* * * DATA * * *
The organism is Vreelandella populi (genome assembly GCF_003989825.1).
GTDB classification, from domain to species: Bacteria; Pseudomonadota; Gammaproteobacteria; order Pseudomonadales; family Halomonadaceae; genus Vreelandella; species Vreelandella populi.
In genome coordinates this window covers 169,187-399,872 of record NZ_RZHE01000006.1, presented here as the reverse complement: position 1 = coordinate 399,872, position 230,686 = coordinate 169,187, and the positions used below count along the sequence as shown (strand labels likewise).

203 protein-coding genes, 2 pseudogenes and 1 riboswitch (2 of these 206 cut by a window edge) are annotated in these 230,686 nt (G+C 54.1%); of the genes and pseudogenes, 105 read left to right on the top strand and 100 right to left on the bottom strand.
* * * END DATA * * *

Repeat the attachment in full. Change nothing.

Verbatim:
The organism is Vreelandella populi (genome assembly GCF_003989825.1).
GTDB classification, from domain to species: Bacteria; Pseudomonadota; Gammaproteobacteria; order Pseudomonadales; family Halomonadaceae; genus Vreelandella; species Vreelandella populi.
In genome coordinates this window covers 169,187-399,872 of record NZ_RZHE01000006.1, presented here as the reverse complement: position 1 = coordinate 399,872, position 230,686 = coordinate 169,187, and the positions used below count along the sequence as shown (strand labels likewise).

203 protein-coding genes, 2 pseudogenes and 1 riboswitch (2 of these 206 cut by a window edge) are annotated in these 230,686 nt (G+C 54.1%); of the genes and pseudogenes, 105 read left to right on the top strand and 100 right to left on the bottom strand.